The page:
Quakers and Development Work

Who are the Quakers?


Quaker Service Australia - Silent Vigil

The Religious Society of Friends (Quakers) has been involved in work for peace, social justice and the alleviation of poverty since the society formed in 1652. The founder was a young man named George Fox, who preached a message of That of God in everyone on Pendle Hill, in Lancashire, England.

Australian Quakers regard all life as sacramental, and respect all persons equally, and think of religion as inseparable from everyday living. This leads to an emphasis on taking responsibility for our actions, whether this means having a positive, loving attitude to people, or working for social justice or peace (from About Quakers, something of our ideas and practices, AYM 2004). Quakers do not proselytise, but rather let their lives speak to others about their beliefs. Find out more about Quakers in Australia here.

Photo: Australian Quakers at a vigil for peace, January 2006

Mark Deasey

Quakers and Service

I think for most of us, the concept of 'service', of work done to meet others material needs and to pursue a more just order of things in this world, is an inextricable part of how we see ourselves as Quakers... Mark Deasey, in the Backhouse Lecture 2002 entitled 'To do Justly and Love Mercy - Learning from Quaker Service'.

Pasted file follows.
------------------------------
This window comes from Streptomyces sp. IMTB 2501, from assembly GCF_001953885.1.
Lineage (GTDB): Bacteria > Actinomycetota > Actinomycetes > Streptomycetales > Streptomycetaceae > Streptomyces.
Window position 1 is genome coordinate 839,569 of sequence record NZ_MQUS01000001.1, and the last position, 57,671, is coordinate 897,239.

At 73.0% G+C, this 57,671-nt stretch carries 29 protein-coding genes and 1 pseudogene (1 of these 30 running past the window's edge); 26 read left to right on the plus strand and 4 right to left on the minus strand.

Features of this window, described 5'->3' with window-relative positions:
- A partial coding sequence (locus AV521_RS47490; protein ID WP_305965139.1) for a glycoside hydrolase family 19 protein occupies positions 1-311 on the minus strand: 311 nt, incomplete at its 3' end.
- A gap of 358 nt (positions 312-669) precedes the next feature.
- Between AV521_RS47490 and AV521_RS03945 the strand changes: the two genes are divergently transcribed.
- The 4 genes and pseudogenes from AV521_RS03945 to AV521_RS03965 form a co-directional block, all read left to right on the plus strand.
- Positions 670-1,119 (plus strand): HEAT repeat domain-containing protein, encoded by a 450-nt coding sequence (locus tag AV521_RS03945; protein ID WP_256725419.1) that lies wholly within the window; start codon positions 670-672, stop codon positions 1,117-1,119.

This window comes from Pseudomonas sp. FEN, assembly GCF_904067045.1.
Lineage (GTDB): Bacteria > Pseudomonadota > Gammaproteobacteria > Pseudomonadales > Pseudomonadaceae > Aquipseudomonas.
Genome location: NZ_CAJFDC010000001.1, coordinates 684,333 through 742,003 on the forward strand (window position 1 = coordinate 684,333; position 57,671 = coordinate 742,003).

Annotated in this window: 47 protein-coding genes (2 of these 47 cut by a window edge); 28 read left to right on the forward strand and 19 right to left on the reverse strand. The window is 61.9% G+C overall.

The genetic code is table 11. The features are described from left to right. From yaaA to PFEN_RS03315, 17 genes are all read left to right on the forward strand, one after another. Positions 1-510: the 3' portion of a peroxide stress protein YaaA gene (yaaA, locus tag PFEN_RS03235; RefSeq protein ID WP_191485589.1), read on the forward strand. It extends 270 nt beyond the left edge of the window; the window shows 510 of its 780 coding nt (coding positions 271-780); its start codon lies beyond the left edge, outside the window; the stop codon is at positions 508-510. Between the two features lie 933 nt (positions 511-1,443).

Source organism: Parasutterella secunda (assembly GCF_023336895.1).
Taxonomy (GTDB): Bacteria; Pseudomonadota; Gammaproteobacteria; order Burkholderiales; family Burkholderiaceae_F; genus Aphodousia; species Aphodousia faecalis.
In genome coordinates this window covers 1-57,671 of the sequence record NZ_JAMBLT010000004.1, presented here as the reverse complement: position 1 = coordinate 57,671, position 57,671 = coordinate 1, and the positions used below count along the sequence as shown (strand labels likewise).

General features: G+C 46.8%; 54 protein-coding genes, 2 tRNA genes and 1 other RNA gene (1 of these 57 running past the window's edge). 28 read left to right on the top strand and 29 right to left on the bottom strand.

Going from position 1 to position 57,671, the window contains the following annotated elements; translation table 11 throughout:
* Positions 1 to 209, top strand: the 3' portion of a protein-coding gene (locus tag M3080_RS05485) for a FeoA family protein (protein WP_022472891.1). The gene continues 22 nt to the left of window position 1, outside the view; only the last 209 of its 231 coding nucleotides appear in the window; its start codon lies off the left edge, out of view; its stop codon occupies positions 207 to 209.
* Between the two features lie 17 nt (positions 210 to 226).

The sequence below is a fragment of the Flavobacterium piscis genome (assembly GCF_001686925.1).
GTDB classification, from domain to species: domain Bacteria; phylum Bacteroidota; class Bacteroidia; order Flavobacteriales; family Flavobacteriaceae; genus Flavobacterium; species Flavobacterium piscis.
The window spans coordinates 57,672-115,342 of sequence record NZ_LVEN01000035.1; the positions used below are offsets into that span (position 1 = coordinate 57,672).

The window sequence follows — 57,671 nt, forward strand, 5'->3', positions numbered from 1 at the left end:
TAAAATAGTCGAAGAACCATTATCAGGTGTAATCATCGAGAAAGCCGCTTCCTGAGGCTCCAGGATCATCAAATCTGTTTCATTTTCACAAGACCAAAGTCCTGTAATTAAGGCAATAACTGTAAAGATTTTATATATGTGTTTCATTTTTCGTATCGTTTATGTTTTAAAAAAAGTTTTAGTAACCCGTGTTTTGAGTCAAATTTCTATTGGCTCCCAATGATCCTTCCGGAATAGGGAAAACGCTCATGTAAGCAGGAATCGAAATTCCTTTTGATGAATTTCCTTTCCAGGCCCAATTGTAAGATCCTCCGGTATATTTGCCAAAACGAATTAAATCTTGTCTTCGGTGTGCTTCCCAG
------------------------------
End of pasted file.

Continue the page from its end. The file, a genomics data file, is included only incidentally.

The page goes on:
A Quaker concept of service has been present since the society began in 1652. As the notion of longer term development aid grew out of direct emergency relief, a number of Quaker Service agencies started up around the world. The Nobel Peace Prize was awarded in 1947 jointly to the American Friends Service Committee and the Friends Service Council in London to commemorate the united witness and service of Friends in times of war.

Photo: Mark Deasey, Credit - Harjono Djoyobisono
Quaker star

The Quaker Star

The Quaker star shown on the banner of our website, a red and black double star, is an internationally recognised symbol for the concern and action of Friends (Quaker) service committees around the world.

The star first appeared in use on supplies during the Franco-Prussian War (1870-73). London Yearly Meeting set up a fund to help the suffering people in the battle areas. Many Friends felt unable to subscribe to the Sick and Wounded Fund which was being raised to help the wounded soldiers only with no assistance to others also caught up in the war. The star, which represented support for all people regardless of status, religion or ethnicity, has continued to be used as a symbol of succour and hope from the 19th Century to the present day.

(From information obtained in an article by Kathleen Hertzberg, Clerk of Canadian Friends Service Committee from 1963 - 1971)